February 15, 2016

By Jessica W. Hart

White HouseThis President’s Day, NAMI celebrates the many Presidents who have helped to improve the lives of people with mental illness. There is still more work to do, but we’re going to get there together.

Here are a sampling of a dozen actions by U.S. Presidents over the past few decades to support mental health care in our country.


President John F. Kennedy signs the Community Mental Health Act, which launched the country’s system of community mental health centers.


President Jimmy Carter signs the Mental Health Systems Act of 1980, which dedicates $800 million over four years in grants to expand community mental health services.


President George H.W. Bush proclaims the ‘90s as the “Decade of the Brain” to focus attention on the benefits of brain research and signs the Americans with Disabilities Act (ADA), a landmark bill prohibiting discrimination against individuals with disabilities—including people living with mental illness.


President Bill Clinton signs the first limited mental health parity law: the Mental Health Parity Act (MHPA) to begin addressing disparities in the coverage of mental illness.


President Bill Clinton hosts the first White House Conference on Mental Health, signaling to the nation that reducing the stigma around mental illness is important.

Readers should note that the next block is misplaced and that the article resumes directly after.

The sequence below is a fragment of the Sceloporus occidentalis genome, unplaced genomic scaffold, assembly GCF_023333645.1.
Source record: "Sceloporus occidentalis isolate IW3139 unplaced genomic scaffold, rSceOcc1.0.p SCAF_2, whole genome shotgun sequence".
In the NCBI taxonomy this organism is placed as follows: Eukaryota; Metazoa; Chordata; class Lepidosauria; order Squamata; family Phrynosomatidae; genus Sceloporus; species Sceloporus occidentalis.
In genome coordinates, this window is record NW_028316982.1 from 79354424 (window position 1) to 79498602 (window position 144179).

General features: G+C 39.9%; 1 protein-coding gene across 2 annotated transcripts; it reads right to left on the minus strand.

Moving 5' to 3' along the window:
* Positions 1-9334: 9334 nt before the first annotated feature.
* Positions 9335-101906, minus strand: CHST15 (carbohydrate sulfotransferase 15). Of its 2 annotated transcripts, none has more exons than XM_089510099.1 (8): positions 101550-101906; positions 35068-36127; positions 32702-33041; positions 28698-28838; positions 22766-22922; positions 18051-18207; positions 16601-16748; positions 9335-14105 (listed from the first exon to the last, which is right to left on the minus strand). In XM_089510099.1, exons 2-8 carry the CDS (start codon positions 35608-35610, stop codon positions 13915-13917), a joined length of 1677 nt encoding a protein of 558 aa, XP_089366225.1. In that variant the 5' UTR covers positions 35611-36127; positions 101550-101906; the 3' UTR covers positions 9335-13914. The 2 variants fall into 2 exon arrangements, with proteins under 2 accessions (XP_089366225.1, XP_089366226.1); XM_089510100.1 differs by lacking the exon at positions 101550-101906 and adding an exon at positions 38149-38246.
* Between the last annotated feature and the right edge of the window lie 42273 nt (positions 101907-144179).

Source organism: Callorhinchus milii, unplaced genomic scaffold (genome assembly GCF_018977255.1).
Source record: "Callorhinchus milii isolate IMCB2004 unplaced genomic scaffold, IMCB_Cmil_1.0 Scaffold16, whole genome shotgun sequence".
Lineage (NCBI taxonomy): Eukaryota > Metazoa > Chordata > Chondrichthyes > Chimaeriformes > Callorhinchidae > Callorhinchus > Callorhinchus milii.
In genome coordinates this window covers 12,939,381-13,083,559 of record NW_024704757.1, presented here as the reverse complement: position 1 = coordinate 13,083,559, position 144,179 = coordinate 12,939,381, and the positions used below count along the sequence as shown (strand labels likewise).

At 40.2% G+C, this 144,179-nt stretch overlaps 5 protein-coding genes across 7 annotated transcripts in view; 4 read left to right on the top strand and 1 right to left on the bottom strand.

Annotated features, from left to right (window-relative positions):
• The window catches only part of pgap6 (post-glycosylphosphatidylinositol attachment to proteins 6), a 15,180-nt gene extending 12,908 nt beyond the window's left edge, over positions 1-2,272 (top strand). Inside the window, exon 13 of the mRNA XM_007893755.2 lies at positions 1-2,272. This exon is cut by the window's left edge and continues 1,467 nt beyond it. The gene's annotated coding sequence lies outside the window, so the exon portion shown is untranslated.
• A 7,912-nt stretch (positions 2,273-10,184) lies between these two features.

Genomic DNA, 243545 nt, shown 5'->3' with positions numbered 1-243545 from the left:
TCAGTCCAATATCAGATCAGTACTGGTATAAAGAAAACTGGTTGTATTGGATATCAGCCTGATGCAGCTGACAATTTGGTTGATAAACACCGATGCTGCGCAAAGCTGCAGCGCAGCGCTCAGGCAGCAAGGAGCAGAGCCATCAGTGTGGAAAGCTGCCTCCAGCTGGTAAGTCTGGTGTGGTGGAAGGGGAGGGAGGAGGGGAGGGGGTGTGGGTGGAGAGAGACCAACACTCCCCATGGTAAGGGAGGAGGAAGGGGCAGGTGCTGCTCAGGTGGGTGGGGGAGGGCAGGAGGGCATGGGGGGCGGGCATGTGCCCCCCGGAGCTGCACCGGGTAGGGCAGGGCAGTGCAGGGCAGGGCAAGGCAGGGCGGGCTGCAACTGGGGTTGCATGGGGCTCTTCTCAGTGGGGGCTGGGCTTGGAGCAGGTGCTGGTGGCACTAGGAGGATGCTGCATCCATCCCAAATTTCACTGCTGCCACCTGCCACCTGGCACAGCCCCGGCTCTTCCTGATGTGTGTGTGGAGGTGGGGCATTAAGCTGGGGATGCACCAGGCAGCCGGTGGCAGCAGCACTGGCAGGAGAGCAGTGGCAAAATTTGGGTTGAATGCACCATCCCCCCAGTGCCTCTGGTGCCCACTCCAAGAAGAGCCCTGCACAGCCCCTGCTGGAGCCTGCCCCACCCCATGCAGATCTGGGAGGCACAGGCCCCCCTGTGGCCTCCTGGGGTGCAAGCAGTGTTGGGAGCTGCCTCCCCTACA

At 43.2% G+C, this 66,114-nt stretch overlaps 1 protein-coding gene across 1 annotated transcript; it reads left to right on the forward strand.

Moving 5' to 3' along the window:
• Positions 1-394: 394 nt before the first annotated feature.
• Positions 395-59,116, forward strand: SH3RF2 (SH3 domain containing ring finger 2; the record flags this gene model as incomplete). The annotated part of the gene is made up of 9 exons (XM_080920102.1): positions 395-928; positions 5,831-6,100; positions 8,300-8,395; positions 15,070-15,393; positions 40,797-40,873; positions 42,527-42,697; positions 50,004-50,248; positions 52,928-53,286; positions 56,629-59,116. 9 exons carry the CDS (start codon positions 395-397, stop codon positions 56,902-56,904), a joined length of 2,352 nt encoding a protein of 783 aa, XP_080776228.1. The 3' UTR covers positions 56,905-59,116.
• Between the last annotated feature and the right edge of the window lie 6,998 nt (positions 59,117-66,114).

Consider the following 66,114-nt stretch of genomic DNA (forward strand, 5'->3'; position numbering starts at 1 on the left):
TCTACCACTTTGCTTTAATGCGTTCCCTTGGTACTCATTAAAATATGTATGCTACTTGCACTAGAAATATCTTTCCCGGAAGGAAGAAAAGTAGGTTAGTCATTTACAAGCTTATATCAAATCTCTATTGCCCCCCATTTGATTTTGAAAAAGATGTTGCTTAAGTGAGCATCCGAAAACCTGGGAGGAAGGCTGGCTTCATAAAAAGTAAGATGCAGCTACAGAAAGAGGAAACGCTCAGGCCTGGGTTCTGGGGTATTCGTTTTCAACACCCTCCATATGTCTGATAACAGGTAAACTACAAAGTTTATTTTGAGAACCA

President George W. Bush appoints the New Freedom Commission on Mental Health, a committee of mental health experts who issued a report with 19 recommendations for improving services for children, youth and adults living with mental illness.


President George W. Bush signs the Mentally Ill Offender Treatment and Crime Reduction Act (MIOTCRA), which provides resources to communities for alternatives to incarceration for youth and adults with mental illness and co-occurring substance use disorders.


President George W. Bush signs the Paul Wellstone and Pete Domenici Mental Health Parity and Addictions Equity Act of 2008, a comprehensive federal law establishing that coverage in health insurance for mental health and substance abuse treatment must be equivalent to that for other medical conditions.


President Barack Obama signs the Patient Protection and Affordable Care Act (ACA), which extended federal mental health parity to Medicaid managed care plans and to qualified health plans offered through insurance place marketplaces, or exchanges. 


President Obama signs the Frank Melville Supportive Housing Investment Act of 2010, which increases federal supportive housing resources for individuals with mental illness and other disabilities.


The White House hosts A National Conference on Mental Health and launches the National Dialogue on Mental Health.


The President’s proposed budget includes a new $500 million investment to increase access to mental health care.

These actions by our Presidents are important, but what will our country’s next president do to advance mental health? Celebrate Presidents’ Day by asking presidential candidates questions about mental health. And join us every day in advocating for better mental health care. Sign-up to receive our Advocacy Alerts

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